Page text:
Each mussel line consists of a 480-foot long, 1-inch thick horizontal polysteel rope (head rope), which is suspended in the water column to a depth of 20 to 30 feet using anchor lines and buoys. Mussels are then hung vertically, in “socks” from the head rope, roughly three feet apart. Mussels grown from seed (small mussels captured from the area) reach a marketable size (about 2 inches) in about a year.

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About this blog

David Brooks has written a science column for the Nashua (N.H.) Telegraph since 1991 - yes, that long - and has overseen this blog since 2006.

He chats weekly with New Hampshire Public Radio about GraniteGeek topics, around 5:50 p.m. on Tuesdays. You can listen to old sessions here.

Contact:   E-mail or call 603-594-6531.


Free, informal get-togethers at a bar that feature discussion among the audience (everybody is welcome) and experts in various fields. Check the website here.

NEXT CAFE: Wednesday, Nov. 19

TOPIC: Medical testing - how much is too much?

Location: Killarney's Irish Pub, 9 Northeastern Boulevard (Holiday Inn, just west of Exit 4 on the turnpike).



October: Flexible and printed electronics. September: The science of marijuana. June: Fluoridation in public water. May: Organic gardening. April: Tele-medicine, or doctoring from afar. March: Bitcoin - what is it? February: The science of allergies. January: Electric cars.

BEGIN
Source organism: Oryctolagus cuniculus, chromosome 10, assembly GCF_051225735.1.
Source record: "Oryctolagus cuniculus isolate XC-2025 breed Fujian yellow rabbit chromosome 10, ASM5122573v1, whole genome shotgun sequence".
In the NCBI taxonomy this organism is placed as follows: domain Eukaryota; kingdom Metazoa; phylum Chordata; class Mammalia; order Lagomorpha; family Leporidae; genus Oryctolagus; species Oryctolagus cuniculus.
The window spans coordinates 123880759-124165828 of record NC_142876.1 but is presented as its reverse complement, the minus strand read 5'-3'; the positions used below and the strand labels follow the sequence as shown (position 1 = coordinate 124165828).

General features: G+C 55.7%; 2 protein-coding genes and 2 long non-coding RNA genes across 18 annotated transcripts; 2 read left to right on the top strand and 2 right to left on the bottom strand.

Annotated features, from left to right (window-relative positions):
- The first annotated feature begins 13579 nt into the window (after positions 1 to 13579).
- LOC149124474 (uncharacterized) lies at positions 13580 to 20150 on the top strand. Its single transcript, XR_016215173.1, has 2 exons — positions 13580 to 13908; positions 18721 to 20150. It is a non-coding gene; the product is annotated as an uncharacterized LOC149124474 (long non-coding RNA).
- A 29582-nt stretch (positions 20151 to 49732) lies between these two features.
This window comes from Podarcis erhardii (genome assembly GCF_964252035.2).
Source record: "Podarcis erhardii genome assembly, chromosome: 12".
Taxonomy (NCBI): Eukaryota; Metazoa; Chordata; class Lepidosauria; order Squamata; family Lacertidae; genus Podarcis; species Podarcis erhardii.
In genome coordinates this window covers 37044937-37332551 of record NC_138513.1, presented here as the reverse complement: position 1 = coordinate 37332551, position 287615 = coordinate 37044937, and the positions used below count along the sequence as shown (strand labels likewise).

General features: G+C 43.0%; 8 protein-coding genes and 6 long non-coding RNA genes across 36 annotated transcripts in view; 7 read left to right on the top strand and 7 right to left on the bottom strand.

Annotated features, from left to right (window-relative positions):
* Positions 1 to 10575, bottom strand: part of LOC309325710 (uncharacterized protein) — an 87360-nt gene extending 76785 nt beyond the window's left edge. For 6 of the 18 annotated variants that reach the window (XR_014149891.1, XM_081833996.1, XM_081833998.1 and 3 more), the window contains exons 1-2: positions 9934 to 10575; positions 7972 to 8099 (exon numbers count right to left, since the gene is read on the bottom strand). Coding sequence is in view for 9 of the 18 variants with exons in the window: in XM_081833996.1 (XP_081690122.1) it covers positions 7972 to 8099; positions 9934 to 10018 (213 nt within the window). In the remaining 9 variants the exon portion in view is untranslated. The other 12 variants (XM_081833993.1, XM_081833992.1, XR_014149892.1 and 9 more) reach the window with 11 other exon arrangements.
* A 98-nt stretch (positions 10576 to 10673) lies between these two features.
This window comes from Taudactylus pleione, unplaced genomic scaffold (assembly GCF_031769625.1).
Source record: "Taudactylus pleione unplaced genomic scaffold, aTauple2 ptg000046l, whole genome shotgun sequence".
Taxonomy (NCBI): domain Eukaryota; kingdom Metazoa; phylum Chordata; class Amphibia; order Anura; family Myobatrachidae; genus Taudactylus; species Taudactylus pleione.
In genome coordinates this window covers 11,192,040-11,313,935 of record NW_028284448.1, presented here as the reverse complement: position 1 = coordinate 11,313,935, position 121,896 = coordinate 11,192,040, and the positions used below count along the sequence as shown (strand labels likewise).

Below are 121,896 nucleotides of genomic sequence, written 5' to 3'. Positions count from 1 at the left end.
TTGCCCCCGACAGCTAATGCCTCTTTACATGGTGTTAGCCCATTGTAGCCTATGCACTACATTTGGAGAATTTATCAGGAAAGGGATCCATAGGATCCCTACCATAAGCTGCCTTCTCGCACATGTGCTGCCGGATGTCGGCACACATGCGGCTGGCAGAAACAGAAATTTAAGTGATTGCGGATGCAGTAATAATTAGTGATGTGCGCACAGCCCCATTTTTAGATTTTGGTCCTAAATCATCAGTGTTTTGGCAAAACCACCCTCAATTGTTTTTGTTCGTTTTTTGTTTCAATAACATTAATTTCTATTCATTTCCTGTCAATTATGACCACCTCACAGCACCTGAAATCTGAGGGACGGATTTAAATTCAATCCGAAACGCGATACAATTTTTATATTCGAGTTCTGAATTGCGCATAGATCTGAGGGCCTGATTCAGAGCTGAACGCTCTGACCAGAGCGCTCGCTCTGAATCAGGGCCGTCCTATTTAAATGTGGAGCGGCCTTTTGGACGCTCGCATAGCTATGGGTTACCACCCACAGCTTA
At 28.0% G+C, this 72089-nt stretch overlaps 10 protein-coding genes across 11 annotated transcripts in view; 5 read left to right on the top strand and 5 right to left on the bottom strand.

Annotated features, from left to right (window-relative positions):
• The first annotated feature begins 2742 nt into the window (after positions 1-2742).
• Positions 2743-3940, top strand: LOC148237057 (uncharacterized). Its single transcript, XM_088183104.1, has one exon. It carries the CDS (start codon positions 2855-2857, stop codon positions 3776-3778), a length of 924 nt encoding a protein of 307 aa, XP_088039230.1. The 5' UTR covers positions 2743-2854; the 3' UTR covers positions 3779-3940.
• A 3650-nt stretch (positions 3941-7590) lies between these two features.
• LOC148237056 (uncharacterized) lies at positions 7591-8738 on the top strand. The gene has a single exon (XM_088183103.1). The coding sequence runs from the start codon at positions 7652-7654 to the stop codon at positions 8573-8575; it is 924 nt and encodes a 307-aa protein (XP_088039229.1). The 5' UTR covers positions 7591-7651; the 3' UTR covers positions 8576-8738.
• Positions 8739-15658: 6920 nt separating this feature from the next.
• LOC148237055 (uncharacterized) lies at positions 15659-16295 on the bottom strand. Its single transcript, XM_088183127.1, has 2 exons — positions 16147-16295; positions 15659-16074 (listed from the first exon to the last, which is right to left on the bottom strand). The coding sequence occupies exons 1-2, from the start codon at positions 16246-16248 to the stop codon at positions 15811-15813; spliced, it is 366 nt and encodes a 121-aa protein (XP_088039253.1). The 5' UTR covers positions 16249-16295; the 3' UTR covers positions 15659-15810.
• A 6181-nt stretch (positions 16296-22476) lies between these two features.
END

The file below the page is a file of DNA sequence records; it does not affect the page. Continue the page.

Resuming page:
Multiple sclerosis. October: Genetically modified organisms. September: Aquaponics. June: Flying robots (drones!) May: PTSD and brain tauma in veterans. April: Cats vs. wildlife in NH. March: Mosquito-borne disease. February: The science of brewing. January: 3-D printing, with MakeIt Labs.

"Dark skies and light pollution" with Discovery Center. October: "The science of concussion." September: "The science of pain management." June: "Arsenic in our environment." May: "Invasive species in New Hampshire" April: "Nanotechnology in business and the lab". March: "Lyme disease in NH". Feb: "Seasonal Affective Disorder." Jan: "Biomass energy"

Nov.: "Science of Polling." Oct.: "Digital Privacy." Sept: "Vaccinations." June: "Future of Food." May 2011: "Climate Change"


Alternative power map

Click here to see my alternative-power Google map showing large-scale solar, wind, hydro and nuclear plants in N.H., plus intriguing alternative-power items.